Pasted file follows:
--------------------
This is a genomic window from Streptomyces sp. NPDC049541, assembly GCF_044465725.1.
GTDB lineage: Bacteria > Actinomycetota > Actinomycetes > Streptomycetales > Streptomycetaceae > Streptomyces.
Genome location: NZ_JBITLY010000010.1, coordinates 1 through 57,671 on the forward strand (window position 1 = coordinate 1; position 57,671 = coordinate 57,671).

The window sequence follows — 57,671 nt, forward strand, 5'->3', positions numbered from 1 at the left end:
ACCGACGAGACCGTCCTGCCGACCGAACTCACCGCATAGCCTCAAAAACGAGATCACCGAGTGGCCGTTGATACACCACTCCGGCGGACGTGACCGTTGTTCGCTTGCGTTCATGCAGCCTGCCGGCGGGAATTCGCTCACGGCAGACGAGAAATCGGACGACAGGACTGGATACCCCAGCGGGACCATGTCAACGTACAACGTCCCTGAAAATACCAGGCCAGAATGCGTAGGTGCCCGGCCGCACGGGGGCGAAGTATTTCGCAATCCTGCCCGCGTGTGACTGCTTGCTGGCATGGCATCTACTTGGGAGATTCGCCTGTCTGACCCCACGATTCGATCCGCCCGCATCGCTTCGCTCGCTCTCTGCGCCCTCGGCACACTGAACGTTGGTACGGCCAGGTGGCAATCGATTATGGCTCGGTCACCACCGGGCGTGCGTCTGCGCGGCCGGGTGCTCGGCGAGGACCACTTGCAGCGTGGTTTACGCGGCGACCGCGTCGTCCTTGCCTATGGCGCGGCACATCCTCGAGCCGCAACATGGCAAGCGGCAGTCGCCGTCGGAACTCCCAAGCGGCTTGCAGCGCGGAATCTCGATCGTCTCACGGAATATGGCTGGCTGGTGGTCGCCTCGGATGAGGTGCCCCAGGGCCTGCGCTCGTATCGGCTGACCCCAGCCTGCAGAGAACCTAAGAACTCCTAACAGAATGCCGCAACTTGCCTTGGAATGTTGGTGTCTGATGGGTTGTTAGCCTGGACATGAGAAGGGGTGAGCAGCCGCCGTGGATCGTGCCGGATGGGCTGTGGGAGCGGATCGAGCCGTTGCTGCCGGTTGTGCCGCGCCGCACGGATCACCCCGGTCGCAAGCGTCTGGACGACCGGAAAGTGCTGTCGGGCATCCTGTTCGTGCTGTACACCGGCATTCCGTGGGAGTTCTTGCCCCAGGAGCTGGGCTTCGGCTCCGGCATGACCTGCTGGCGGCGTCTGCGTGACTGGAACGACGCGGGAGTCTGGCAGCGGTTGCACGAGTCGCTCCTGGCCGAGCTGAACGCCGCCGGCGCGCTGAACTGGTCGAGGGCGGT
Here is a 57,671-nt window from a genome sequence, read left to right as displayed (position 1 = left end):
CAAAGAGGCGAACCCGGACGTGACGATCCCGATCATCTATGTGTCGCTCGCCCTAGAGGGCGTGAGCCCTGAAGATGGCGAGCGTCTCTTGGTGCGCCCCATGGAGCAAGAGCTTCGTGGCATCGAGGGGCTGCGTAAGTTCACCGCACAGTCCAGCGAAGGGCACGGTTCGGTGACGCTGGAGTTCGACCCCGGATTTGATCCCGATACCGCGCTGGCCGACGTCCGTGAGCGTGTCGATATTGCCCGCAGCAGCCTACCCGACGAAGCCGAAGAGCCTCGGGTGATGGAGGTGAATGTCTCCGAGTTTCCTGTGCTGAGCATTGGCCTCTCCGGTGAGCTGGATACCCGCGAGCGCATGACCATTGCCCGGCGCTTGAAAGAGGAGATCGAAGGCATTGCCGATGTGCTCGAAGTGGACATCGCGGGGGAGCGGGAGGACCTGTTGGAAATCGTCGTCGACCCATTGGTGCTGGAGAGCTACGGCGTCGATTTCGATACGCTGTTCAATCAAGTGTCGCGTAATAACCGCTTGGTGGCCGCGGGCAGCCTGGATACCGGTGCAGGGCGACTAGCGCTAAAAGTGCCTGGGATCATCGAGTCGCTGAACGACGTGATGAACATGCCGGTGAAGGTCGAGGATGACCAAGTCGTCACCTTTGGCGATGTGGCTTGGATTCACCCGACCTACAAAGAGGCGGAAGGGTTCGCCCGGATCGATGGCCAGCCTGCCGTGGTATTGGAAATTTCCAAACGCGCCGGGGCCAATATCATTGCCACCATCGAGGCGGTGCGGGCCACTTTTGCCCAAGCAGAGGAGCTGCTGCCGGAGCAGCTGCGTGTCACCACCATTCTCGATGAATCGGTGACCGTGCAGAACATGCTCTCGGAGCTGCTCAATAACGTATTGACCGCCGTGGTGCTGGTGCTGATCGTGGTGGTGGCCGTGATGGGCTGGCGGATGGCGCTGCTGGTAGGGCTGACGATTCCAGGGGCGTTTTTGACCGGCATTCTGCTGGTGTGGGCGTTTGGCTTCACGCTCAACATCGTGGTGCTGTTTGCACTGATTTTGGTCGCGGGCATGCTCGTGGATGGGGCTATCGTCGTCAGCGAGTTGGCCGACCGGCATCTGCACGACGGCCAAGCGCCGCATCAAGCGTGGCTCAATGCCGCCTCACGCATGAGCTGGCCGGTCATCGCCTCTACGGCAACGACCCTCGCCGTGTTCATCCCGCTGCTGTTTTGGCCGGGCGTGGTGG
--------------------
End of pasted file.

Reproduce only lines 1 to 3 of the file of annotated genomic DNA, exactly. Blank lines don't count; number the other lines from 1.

This is a genomic window from Streptomyces sp. NPDC049541, assembly GCF_044465725.1.
GTDB lineage: Bacteria > Actinomycetota > Actinomycetes > Streptomycetales > Streptomycetaceae > Streptomyces.
Genome location: NZ_JBITLY010000010.1, coordinates 1 through 57,671 on the forward strand (window position 1 = coordinate 1; position 57,671 = coordinate 57,671).